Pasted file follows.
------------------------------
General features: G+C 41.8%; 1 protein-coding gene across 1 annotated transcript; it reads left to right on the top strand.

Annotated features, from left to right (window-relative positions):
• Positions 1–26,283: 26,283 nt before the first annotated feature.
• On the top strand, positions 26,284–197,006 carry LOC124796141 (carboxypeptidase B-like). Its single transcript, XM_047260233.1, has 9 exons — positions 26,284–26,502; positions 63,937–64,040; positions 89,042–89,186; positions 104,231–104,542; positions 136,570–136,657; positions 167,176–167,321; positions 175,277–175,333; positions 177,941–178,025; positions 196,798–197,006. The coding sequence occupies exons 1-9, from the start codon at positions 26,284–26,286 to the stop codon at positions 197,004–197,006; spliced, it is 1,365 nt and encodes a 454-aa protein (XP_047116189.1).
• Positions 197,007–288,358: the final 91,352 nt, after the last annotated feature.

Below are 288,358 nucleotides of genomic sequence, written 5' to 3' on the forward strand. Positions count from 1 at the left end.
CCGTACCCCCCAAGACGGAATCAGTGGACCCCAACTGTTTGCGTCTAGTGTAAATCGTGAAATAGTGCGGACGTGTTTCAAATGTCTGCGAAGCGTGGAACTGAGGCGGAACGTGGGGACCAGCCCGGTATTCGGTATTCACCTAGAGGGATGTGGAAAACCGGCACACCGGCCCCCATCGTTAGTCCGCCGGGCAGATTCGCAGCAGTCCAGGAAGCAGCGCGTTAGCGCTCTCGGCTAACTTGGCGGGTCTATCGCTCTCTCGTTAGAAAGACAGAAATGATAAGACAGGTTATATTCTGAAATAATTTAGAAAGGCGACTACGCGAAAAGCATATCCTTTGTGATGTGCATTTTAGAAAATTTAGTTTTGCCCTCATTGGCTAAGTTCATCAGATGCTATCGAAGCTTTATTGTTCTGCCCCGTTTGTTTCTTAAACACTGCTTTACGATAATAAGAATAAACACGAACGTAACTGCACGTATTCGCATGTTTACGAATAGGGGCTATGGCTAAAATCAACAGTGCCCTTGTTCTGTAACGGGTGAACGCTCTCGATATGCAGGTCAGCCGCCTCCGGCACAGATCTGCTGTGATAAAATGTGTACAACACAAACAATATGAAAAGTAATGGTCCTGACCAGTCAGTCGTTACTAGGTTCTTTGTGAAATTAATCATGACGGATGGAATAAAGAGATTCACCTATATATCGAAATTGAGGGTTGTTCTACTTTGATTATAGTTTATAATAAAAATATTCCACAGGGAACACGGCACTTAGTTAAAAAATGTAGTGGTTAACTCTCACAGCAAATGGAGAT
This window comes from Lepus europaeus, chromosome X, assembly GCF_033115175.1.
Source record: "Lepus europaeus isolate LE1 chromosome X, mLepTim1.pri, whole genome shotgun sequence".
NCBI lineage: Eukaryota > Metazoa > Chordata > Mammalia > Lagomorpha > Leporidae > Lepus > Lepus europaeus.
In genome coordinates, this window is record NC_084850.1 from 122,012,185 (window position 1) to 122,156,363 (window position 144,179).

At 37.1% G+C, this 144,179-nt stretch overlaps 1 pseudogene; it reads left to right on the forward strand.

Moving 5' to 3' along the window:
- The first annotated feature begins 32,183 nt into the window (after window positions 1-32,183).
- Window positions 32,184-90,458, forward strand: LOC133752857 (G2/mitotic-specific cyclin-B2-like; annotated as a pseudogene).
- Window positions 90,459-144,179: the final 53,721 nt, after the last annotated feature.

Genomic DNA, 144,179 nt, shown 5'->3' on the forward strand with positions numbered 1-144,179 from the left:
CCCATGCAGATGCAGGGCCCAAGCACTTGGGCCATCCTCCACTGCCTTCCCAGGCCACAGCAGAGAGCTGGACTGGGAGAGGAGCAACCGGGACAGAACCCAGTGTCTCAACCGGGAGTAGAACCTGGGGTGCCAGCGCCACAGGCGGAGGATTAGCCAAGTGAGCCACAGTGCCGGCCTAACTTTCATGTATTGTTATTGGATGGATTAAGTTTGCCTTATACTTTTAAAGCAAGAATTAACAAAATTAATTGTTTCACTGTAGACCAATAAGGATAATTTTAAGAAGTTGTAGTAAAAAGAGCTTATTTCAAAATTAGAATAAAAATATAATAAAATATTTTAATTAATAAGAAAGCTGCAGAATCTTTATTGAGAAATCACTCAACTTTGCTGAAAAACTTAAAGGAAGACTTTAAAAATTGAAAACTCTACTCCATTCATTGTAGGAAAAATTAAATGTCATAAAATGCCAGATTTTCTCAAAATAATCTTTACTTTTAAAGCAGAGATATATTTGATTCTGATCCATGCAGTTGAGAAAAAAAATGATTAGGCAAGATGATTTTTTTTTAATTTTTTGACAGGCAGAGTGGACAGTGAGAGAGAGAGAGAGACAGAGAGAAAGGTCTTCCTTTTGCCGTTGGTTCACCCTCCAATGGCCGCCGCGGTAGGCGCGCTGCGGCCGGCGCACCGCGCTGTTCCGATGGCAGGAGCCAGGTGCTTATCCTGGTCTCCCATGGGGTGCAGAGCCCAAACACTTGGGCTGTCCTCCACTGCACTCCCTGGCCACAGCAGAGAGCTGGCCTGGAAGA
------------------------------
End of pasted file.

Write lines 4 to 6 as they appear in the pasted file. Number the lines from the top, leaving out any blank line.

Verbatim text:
• On the top strand, positions 26,284–197,006 carry LOC124796141 (carboxypeptidase B-like). Its single transcript, XM_047260233.1, has 9 exons — positions 26,284–26,502; positions 63,937–64,040; positions 89,042–89,186; positions 104,231–104,542; positions 136,570–136,657; positions 167,176–167,321; positions 175,277–175,333; positions 177,941–178,025; positions 196,798–197,006. The coding sequence occupies exons 1-9, from the start codon at positions 26,284–26,286 to the stop codon at positions 197,004–197,006; spliced, it is 1,365 nt and encodes a 454-aa protein (XP_047116189.1).
• Positions 197,007–288,358: the final 91,352 nt, after the last annotated feature.

Below are 288,358 nucleotides of genomic sequence, written 5' to 3' on the forward strand. Positions count from 1 at the left end.